An alternative method is to use a high-intensity halogen light to detect the presence of mercury droplets or powder. Another method would be the application of a sodium sulfide solution to the contaminated area. Discoloration in the form of dark reddish brown stains will indicate the presence of mercury.

Once the mercury has been located:

  1. Apply the magnetic amalgamation powder directly to the contaminated area.
  2. Using the spray bottle, apply a slight mist to the powder, to allow the dry acid reagent to react with the metals and start to form the solid bond.
  3. Mix the powder and mercury together, using the scratch pads until the metals have the appearance of a paste-like substance.
  4. In the same method as before, form a paste and apply to the area contaminated.
  5. With normal setting times approximately an hour’s time, survey the entire area for additional contamination spots, making notice of cracks, crevices and any orifices the mercury could have fallen into. If detection has discovered mercury in such conditions, the advantages of the magnetic amalgamation powder are evident.
  6. In the same method as before, form a paste and apply to the area contaminated.
  7. Once hardened, use the magnetic pick-up tool to collect the mercury bearing waste and place it into a storage container.

This application is also advisable to use in situations where mercury has accidentally been poured down a drain and unable to collect:

  1. Forming the powder and using the magnetic tool like a drain snake, collect the mercury, and remove the piping for disposal, along with the waste amalgam, at an approved mercury recycling and collection facility.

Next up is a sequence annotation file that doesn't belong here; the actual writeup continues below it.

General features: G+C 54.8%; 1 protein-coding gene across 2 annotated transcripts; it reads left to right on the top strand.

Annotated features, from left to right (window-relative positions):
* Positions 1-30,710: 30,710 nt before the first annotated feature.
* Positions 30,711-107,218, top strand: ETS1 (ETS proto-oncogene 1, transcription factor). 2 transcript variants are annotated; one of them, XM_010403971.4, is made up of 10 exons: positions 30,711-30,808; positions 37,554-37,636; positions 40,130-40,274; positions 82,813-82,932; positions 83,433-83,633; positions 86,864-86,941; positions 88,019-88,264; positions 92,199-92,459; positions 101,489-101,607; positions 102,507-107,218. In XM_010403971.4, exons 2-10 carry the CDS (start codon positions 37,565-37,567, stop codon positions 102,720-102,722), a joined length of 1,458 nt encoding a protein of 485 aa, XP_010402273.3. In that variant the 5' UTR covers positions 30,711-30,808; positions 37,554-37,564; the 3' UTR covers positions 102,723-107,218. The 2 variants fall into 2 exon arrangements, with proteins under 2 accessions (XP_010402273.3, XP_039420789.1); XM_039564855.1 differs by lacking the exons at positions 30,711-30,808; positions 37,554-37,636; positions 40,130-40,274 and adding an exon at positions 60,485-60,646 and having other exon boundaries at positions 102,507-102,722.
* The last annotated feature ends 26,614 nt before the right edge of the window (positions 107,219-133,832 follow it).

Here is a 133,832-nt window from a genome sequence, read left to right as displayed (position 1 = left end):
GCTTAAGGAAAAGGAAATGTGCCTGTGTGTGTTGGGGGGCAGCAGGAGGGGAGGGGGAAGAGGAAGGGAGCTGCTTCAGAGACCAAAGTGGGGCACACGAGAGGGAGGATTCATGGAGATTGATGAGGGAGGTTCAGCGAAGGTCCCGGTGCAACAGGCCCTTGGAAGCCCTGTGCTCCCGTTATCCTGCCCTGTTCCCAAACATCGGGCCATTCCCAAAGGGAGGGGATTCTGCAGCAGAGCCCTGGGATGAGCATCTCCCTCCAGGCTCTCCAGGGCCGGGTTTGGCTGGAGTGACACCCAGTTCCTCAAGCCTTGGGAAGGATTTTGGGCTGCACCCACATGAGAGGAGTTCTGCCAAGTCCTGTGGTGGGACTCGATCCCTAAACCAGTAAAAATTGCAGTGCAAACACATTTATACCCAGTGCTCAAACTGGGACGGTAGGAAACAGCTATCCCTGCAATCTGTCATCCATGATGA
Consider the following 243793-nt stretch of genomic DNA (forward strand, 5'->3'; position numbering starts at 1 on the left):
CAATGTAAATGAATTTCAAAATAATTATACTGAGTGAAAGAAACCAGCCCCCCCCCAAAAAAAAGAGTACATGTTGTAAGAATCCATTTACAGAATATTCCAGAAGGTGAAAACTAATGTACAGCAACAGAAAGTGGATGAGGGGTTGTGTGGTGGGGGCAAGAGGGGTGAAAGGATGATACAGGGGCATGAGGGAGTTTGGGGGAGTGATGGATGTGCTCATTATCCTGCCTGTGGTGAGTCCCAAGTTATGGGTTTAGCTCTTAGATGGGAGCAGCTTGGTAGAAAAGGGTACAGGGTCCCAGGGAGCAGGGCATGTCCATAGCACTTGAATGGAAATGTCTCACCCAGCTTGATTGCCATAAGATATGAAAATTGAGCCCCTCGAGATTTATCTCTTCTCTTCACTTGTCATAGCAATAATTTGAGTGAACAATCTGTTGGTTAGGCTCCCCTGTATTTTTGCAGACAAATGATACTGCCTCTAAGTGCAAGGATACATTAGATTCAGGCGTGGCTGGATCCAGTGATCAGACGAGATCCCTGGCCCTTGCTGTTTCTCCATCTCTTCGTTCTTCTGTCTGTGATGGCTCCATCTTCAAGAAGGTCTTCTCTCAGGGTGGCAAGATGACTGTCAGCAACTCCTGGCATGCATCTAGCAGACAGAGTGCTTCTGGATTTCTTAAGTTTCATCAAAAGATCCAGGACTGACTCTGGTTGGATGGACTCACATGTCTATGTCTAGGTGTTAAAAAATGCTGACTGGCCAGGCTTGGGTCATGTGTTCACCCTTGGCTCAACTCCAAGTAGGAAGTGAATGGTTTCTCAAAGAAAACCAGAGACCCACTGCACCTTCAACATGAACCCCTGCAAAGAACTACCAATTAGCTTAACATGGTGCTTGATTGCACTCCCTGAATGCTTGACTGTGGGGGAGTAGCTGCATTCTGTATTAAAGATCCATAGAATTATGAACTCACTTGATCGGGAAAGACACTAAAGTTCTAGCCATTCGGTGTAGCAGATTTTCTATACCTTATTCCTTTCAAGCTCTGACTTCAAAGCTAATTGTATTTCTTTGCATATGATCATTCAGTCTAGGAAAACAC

2. Upon completion of the spill area, collect all contaminated materials that have been amalgamated into a bucket with sealed lid. This container will be the primary device to return the objects to the mercury recycler.
  3. Inspect the area, and atmosphere for any residual indication of mercury vapors.

The Occupational Safety and Health Administration (OSHA) standards limit the exposure risks to vapor to be no more than 0.2 mg/L. Great care must be taken to inspect all the areas before declaring the site now safe for return. Collection of the tools, gloves, boots, etc., can now be done and put into separate containers for disposal.

A final protective application from any residual mercury would be to put down a wax like sealant over the surface area, if applicable.

Disposal procedures

In dealing with any mercury spillage, a growing concern in recent years has been the proper disposal procedures concerning mercury-bearing wastes.

Legal authorities have voiced concerns of mercury returning into the ecosystem by improper disposal methods, such as landfill burial or illegal dumping.

The US Environmental Protection Agency’s (EPA) Greenlights program has set standards to have specified regulations for fluorescent bulb disposal and to reclaim the mercury.

Other recycling policies concerning mercury-containing devices, such as thermostats, have enacted collection services for mercury devices for recycling. The standards and locations of such facilities, or information to set up a collection program, can be found at the Mercury Awareness Program web site or by contacting the Association of Lighting and Mercury Recyclers at www.almr.org.

Mark Ceasar is an executive with OMNI, a division of AJAX Floor. OMNI manufactures spill control products for the hazardous and biohazardous waste clean-up markets. For more, check out www.omni-ajax.com.